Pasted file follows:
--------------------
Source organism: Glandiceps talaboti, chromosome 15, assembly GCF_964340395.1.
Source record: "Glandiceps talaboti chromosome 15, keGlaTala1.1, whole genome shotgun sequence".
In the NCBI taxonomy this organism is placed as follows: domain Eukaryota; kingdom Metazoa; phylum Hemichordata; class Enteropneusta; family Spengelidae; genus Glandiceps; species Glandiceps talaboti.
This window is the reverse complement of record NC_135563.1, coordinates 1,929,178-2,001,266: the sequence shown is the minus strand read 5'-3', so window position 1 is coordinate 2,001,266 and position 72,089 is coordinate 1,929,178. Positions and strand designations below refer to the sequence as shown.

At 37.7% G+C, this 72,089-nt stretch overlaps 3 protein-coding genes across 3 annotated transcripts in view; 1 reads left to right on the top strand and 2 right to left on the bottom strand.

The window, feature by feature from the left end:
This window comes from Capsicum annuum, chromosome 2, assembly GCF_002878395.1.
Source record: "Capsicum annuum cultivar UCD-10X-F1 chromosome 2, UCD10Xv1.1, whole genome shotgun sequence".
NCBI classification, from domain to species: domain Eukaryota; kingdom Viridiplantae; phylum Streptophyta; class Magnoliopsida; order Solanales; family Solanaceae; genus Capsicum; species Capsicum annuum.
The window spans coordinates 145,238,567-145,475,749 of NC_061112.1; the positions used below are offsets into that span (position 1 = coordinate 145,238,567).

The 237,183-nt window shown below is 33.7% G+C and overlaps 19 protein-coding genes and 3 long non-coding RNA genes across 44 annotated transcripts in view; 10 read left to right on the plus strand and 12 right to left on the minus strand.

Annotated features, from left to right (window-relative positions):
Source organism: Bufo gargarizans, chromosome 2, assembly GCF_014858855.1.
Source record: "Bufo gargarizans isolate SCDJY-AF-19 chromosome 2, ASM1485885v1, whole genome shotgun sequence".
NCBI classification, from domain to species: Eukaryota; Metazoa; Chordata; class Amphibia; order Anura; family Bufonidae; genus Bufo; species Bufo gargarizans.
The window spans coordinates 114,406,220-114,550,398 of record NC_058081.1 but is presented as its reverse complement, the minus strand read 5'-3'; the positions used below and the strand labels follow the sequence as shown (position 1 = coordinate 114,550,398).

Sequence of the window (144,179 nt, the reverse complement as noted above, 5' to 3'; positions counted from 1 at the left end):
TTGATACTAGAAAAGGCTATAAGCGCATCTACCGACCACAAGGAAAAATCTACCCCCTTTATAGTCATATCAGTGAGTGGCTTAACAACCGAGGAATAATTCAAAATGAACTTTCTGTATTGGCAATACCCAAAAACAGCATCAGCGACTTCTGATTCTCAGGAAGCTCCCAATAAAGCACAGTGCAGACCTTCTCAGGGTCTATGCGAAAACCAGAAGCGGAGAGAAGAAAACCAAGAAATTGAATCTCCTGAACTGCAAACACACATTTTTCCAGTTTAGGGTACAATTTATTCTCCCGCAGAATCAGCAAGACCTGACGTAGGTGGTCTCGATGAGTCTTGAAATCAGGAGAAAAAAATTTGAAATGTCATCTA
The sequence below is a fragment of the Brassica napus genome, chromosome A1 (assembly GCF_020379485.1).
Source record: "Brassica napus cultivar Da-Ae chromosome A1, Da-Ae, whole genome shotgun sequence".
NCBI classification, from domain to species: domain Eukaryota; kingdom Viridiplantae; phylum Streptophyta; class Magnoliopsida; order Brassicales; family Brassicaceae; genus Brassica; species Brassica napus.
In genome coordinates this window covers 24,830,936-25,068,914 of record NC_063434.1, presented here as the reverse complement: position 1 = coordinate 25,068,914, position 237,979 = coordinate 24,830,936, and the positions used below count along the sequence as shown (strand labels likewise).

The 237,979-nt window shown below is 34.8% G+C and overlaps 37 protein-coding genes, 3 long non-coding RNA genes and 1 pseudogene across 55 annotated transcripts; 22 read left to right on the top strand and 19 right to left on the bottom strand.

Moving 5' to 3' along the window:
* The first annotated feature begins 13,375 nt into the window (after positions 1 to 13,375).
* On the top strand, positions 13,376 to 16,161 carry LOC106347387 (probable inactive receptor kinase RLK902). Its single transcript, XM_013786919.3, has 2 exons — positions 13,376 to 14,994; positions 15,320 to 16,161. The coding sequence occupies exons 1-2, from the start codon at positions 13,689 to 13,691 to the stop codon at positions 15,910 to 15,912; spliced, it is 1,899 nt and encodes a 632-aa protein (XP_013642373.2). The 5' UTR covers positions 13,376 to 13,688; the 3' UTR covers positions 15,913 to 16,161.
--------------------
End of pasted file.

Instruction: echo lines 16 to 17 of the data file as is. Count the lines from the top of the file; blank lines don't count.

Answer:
The window spans coordinates 114,406,220-114,550,398 of record NC_058081.1 but is presented as its reverse complement, the minus strand read 5'-3'; the positions used below and the strand labels follow the sequence as shown (position 1 = coordinate 114,550,398).

Sequence of the window (144,179 nt, the reverse complement as noted above, 5' to 3'; positions counted from 1 at the left end):